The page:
The Early Jacobean Period
( Originally Published Early 1900’s, edited for publication here. Original text taken from Old & Sold Antiques Auction & Marketplace. )
THERE was a very close affinity between the Elizabethan and early Jacobean periods, and the two really form one continuous style in which the profusion and over-elaboration of the former period became modified during the first twenty years of the 17th century.
The general system of house planning was very similar to that in the previous reign, although an attempt to produce a more ordered arrangement of rooms was apparent. The true spirit of the Renaissance, however, was not yet properly understood, and the general misapplication of the decorative details continued. The classical orders were freely used, but were by no means understood, and the early part of the 17th century was really the last phase before the work came under the influence of individual designers, who, having studied and realised the true principles of classic design, were able to lift it from the vague and generally inconsistent character of the work of the second half of the 16th and early 17th centuries.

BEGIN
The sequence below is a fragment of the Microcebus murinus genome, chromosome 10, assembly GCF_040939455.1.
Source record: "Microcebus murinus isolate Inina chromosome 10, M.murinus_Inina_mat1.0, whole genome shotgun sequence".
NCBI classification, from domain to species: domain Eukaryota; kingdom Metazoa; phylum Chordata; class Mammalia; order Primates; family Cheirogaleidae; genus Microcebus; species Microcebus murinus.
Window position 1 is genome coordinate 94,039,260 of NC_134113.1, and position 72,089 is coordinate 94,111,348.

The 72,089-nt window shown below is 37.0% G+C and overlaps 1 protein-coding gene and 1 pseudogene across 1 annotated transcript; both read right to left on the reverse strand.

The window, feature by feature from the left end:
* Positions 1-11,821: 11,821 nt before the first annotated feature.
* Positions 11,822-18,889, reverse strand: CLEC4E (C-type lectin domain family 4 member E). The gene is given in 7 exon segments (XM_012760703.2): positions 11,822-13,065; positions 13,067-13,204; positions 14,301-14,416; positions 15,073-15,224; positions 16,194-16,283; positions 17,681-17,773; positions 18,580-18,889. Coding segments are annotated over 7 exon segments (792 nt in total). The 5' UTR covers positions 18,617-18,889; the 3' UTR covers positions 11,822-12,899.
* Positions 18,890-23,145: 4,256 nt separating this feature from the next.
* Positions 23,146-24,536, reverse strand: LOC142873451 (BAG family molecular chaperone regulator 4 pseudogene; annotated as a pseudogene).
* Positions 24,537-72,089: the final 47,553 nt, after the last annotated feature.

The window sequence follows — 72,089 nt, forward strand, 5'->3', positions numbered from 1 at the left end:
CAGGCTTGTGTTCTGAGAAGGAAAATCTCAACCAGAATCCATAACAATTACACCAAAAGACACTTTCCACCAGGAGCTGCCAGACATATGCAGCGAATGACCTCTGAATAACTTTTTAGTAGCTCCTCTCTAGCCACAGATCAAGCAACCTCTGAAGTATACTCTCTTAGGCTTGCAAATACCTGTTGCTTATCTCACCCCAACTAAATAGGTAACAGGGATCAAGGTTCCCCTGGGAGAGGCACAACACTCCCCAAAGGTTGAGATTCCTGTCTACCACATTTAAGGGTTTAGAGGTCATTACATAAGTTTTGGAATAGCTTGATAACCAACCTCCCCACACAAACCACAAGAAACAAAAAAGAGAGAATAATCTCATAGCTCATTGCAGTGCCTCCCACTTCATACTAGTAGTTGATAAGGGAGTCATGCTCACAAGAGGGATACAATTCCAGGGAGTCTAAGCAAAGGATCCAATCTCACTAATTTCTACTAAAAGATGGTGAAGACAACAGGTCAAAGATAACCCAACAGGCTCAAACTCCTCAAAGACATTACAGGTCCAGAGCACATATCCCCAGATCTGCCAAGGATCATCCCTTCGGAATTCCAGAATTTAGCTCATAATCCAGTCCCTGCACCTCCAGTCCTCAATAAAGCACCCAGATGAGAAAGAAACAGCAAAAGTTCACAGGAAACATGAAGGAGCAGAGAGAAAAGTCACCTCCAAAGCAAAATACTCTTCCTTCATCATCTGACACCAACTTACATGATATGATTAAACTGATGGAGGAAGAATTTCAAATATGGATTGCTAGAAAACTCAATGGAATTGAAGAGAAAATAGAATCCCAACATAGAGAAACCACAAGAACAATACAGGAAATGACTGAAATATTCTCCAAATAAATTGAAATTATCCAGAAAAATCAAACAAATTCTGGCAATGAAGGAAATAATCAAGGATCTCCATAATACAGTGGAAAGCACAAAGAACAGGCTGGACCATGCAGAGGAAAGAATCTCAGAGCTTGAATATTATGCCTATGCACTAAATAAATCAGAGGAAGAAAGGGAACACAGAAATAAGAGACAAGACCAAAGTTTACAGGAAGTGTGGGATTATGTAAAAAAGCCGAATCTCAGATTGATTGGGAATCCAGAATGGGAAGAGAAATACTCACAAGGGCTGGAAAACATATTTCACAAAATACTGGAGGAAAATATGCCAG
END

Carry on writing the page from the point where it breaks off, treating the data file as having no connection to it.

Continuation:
The elaborate staircases introduced during the Elizabethan period formed a feature of Jacobean mansions. That at Hatfield is a good example of its kind.
The heavy newels may be compared with the Elizabethan staircase at the Charterhouse.
Staircases in which the finials are surmounted by carved animals, some-what barbarous and of heavy proportions, and the double “S” scroll work, with the ends carved in the form of leafage, was a favourite motif of this and the later Elizabethan periods. The turned baluster is a favourite style of this era, and serve to illustrate the extraordinary inventive powers at work during the period.
Early Jacobean Staircases:
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